A 2016 Report by the Food and Agricultural Organization of the United Nations remarks: “About 31.4 percent of the commercial wild fish stocks were overfished in 2013” (emphasis added). What is this authority saying—and what does it mean to say—when it uses the phrase “a fish stock?” What does stock as a native category reveal about the contemporary commitments of the experts most trusted to husband sea creatures under threat? What can be accomplished by attending to this and other terms that saturate discourse in the circles of marine conservation, the ones that treat fish as resources plugged into and benefiting ecosystem services like cogs in a fantastical machine? While conducting ethnographic research about ocean governance I found that even environmentalists regularly peddle the language of stock, so taken for granted and commonplace is the animal in its commodified form.
Keywords are important, as Raymond Williams (1983 ) made clear long ago. I recently presented a paper at the meeting of the American Anthropological Association (AAA) (November 2016) in which I traced the historical trajectories that contributed to the formation of the phrase “a fish stock.” Some of my conclusions appear in a blog published by the AAA about the social authority of number in statecraft. This Platypus post is an effort to get the word out about the need for a critical vocabulary that challenges not only models of being, but their components; not only grandiose vocabularies like “the Anthropocene” (Haraway 2015, Moore 2015) and the “tragedy of the commons,” but their parts. I am worried about inadvertently reproducing the harms embedded in the verbiage structuring these totalizing ideas, even as I use them for what I hope are critical and reformist—even transformative—purposes. The stakes could not be greater as the sixth mass extinction looms over the human imagination. Not since the age of the dinosaurs has the planet experienced such loss in life.
On Etymologies of Stock
In its earliest preserved form, recorded in 882, the Old English stocc signified a stump, trunk, post, stake, log or stem, devoid of branches. Since then stock has taken on roughly sixty additional meanings, according to Oxford English Dictionary (OED). Meanings now range from a senseless person to a hive of bees; from a foundation for soup to a government script; from a type of plant to the handle of a gun.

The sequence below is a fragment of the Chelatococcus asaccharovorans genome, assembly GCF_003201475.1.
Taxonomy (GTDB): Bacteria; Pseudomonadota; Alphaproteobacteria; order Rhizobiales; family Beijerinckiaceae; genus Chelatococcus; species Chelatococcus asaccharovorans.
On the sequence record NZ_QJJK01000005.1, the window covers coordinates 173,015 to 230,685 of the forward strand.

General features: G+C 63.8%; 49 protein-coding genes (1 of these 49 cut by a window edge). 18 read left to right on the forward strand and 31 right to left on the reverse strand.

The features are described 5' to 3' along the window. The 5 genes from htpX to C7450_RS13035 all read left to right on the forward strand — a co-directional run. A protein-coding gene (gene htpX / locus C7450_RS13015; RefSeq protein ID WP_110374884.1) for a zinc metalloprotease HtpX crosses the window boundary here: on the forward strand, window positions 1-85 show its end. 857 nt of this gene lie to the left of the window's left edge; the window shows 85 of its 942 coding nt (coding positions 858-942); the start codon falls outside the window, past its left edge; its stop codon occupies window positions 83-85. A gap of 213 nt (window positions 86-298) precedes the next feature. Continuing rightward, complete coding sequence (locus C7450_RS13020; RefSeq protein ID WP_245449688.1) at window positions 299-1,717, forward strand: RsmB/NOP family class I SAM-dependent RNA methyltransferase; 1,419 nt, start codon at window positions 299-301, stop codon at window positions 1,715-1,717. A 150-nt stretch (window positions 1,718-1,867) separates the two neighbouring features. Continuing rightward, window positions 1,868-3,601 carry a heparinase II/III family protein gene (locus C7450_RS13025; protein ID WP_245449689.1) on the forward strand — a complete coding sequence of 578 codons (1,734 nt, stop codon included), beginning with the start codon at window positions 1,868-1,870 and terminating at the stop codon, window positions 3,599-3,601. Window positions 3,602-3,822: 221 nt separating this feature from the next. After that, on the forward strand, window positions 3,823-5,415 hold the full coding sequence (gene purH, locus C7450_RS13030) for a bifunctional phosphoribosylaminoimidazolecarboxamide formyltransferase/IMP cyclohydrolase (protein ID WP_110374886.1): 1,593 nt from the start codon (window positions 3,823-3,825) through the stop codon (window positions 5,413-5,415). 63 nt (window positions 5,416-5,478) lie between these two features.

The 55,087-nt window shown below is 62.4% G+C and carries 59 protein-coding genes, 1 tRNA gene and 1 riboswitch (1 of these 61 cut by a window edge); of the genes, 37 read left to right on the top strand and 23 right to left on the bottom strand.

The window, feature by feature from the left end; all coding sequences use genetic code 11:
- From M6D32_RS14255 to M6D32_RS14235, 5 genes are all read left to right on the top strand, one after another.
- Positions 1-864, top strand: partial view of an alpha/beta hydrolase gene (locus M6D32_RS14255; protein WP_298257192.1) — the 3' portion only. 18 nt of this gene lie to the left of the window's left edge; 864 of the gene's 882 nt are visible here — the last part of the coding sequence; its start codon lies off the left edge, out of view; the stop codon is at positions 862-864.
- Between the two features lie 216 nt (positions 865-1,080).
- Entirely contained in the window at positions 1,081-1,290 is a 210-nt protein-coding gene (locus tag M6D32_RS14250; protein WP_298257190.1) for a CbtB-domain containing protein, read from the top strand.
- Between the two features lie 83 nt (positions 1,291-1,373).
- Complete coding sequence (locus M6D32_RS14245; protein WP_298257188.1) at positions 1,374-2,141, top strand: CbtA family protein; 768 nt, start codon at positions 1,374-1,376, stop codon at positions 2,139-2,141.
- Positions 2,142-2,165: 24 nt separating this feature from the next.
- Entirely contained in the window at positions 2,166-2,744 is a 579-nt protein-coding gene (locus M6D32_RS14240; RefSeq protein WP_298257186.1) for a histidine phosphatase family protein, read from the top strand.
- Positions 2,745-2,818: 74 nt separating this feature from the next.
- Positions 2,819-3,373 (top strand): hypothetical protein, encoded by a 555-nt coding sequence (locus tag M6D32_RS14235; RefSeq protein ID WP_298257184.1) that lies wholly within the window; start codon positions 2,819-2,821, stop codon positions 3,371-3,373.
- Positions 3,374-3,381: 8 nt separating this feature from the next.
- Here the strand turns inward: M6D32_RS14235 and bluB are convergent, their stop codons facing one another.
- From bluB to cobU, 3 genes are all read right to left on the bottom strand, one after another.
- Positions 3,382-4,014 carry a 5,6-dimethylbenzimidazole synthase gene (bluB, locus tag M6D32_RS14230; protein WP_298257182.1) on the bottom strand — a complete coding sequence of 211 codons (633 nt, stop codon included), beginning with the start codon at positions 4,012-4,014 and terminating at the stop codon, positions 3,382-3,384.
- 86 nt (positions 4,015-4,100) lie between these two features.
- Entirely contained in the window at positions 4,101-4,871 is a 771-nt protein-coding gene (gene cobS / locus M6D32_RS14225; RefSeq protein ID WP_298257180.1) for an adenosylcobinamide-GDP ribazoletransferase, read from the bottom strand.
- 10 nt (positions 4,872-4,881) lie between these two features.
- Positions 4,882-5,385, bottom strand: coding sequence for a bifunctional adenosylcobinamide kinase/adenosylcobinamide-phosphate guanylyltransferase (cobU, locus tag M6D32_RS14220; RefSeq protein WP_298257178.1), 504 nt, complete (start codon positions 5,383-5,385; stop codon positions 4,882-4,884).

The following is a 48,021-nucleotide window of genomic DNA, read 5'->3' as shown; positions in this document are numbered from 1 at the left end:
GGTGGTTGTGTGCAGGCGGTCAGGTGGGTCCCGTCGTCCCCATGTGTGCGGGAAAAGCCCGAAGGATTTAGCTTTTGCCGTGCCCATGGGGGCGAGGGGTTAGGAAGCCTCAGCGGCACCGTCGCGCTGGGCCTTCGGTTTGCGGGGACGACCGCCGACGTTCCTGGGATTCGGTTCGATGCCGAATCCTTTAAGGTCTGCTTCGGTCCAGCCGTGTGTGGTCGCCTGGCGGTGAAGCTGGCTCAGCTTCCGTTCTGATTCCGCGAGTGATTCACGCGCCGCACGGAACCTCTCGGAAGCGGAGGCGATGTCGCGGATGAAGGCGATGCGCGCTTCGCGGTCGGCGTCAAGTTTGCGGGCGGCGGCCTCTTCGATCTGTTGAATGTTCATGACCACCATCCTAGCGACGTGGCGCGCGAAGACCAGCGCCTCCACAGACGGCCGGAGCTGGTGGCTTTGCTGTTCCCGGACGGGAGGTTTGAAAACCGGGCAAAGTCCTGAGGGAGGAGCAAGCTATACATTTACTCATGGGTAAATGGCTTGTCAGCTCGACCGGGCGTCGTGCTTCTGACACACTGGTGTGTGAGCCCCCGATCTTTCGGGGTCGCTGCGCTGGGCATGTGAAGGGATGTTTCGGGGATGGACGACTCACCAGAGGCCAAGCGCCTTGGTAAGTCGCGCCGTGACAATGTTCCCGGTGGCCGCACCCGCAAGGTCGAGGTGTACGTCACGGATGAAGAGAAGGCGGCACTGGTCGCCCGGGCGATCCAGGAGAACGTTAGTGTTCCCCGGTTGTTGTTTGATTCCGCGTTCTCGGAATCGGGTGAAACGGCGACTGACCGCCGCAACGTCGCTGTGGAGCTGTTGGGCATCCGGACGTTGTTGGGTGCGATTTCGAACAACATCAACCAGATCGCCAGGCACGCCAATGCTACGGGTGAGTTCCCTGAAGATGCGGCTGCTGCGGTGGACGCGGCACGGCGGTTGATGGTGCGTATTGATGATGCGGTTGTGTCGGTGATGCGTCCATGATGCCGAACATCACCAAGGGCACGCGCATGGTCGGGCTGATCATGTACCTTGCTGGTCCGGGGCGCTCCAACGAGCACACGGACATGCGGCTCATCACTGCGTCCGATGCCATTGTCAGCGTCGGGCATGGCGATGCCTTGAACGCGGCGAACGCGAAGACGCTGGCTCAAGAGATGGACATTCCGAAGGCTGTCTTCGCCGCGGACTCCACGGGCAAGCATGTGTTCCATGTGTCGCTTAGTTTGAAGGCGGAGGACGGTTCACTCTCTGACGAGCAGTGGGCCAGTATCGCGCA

In stock, out of stock, on the stocks, to have stock in.
The important compound stockfish was documented first in Scotland in the year 1290. This word is based on the Dutch word stok, or “pole,” a name given to cod and other gadoids such as whiting, “because the fish were tied in pairs by the tail and hung over poles to dry, as is done on the lava fields of Iceland every winter” (Kurlansky 1998: 55). To cure fish in cold open air and wind, without salt, is a very old method of preserving food. But for the enterprising British in an expanding commercial economy, the competitive advantage was theirs. A modest supply of salt meant a year-round supply of cod (Kurlansky 1998: 54) with which, protected by the Royal Navy, they could vigorously participate in—and profit from—the next frontier in the Atlantic trade of sugar, rum, tobacco, cotton and, not least—slaves—in the thirst for empire by sea (Schmitt 1997 ).
Today a fish stock predominantly refers to aquatic beings of commercial value. State bureaucrats, fisheries scientists, industrial wholesalers, marine policymakers, environmental advocates and fishers widely use this term. The universal adoption of this discourse—in the press, in policy circles, in marine advocacy campaigns—suggests that even the most conservation-minded do not realize fully what the word stock in practice commits them to (Williams 1977: 69). Environmental stewardship of even the most endangered marine wildlife is linked to domesticated, commercialized, terrestrial beings like pig, cow and goat.